I am not familiar with LR3 so I cannot comment about how easy it might be to export to a second computer. You may want to check the section that covers using LR3 on multiple computers in your documentation. I am sure there is a way to do as you describe. The reason I like Photo Mechanic is that it is more like a supped up ViewNX. I never post process when I am traveling, I view, cull and rename and then I save to the internal and external drive for redundancy. Using Aperture for this would add additional steps that for me are not needed. I would assume LR would function much in the same manner. If you are intending on PP while traveling then I can understand using LR. You may want to download ViewNX and try it if you have not already, you may find that it works fine for what you want to do and it is free. I think you will find it will be much easier to do what you describe unless of course you want to PP.
The MAC OS will not convert your file format, so a NEF is a NEF unless you convert it.
You can never go wrong with more HD space; you just need to decide what function the machine is going to serve. I have the 13 with the base i5 processor, 4Gb ram and 320GB HD. I use it strictly for travel and I do not PP so the base configuration is more than enough for what I do. The iMac on the other hand is loaded out with max ram and a quad core i7 processor since it is doing the heavy lifting.
You should be aware it does take a little getting used to the MAC OS, things are referred to in different ways and some of the simple things you do on Windows is done somewhat differently on a MAC. However, after a month or so you should be fine. I am still learning new things and I have been using it for a year.
A FYI, Apple will be releasing Mountain Lion some time this summer, just so you can take that into consideration. Upgrading is relatively inexpensive through the MAC APP Store.
#4. "RE: Considering a MacBook Pro, a few questions" | In response to Reply # 3
Wed 22-Feb-12 01:06 PM | edited Wed 22-Feb-12 01:31 PM by bobpilot
LR3 has many wonderful features, including a re-name function on import. I have a naming profile that I have used for years and by using LR my images would be be assigned a name. LR is all I use for post processing, along with some NIK; I rarely use PhotoShop.
However, your point is well made. I will not need a tool for post processing when I travel. Also, file naming during travel is not important because I will import into Lightroom when I return home and will rename at that time. Thus, ViewNX is all I need.
Indeed ViewNX has some advantages because I can see where the focus point was when the images was captured. I looked at it last night, and again in more detail after reading your comment.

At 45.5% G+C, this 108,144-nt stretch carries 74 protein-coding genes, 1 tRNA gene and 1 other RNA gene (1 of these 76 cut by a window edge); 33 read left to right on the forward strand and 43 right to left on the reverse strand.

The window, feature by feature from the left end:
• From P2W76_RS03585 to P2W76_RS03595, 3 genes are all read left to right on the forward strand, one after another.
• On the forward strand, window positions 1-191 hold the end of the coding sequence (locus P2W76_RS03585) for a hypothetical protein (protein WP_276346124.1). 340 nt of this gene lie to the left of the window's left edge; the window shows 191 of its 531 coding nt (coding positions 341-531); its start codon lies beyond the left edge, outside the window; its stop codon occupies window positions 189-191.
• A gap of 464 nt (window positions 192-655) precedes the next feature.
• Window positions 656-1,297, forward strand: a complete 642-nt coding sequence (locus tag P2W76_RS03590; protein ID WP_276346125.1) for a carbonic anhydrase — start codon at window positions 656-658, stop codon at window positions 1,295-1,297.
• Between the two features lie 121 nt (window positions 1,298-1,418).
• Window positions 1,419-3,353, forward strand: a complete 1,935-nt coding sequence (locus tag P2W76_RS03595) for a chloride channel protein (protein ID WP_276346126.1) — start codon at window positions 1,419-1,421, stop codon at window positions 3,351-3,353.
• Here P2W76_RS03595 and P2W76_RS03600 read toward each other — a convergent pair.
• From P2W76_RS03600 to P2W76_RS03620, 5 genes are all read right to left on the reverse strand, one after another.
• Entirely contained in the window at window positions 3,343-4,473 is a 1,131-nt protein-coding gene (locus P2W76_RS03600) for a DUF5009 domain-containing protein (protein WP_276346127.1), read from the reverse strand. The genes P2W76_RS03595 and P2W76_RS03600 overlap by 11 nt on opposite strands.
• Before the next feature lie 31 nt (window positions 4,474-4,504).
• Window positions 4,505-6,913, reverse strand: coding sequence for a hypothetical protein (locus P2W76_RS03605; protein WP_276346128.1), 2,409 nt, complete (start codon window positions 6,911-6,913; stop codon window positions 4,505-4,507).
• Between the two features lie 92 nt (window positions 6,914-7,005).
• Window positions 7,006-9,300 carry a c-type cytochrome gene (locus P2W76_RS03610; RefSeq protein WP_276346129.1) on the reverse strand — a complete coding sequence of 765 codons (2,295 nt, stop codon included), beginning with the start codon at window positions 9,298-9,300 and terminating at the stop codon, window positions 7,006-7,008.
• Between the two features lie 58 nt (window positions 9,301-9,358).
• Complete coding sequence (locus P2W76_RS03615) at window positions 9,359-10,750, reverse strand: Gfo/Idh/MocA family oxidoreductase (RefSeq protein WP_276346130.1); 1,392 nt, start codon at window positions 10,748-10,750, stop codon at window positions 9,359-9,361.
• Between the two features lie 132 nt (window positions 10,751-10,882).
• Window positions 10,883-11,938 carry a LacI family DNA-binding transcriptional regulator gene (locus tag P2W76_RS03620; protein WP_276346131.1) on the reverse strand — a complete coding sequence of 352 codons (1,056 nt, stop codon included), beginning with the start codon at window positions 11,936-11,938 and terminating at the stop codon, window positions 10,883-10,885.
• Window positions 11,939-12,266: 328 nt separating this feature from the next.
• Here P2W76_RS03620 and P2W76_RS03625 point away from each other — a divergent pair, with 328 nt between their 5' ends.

ViewNX has a resize feature, so I will be able to send images to Nikonians for critique, it shows every camera setting, I can email from ViewNX. This is all I need. Thank you for this suggestion. I will not get LR3 for the MacBook.
How will I import from the MacBook Pro to my main computer? Will I connect them with a cable?
I looked at the antiglare screen at the store, and then looked at the regular display; amazing difference. I went to the Apple online store and built the MacBook Pro with 2.2Ghz and compared it to starting with a 2.4Ghz. It came out that if I start with the 2.4 it is an additional 100$ since it comes with the 750 Gb hard drive. Yes, this is faster than I need and with more hard drive space, but more is not bad.
I will ponder this for a another week and then place the order. I want to delay because I have a lot of projects going right now and don't want the additional distraction of a new computer.
Your insight is very much appreciated; and you saved me some money; I won't need LR.
#5. "RE: Considering a MacBook Pro, a few questions" | In response to Reply # 4
Wed 22-Feb-12 02:16 PM
>How will I import from the MacBook Pro to my main computer?
>Will I connect them with a cable?
I am a big fan of redundancy, so I always carry a 2.5" external drive when I travel. I save my images to the internal HD and to the external. You never know what might happen and I sure would hate to lose a week or more worth of photos. It would be a rare case when both HD would have issues, better safe than sorry. My external drive is 320GB which I find more than adequate. If you use this method all you would do is connect the external drive to your W7 computer and then use LR to import as normal.
Another option would be to setup a shared folder on your W7 machine and connect to it from the MAC and copy the files over.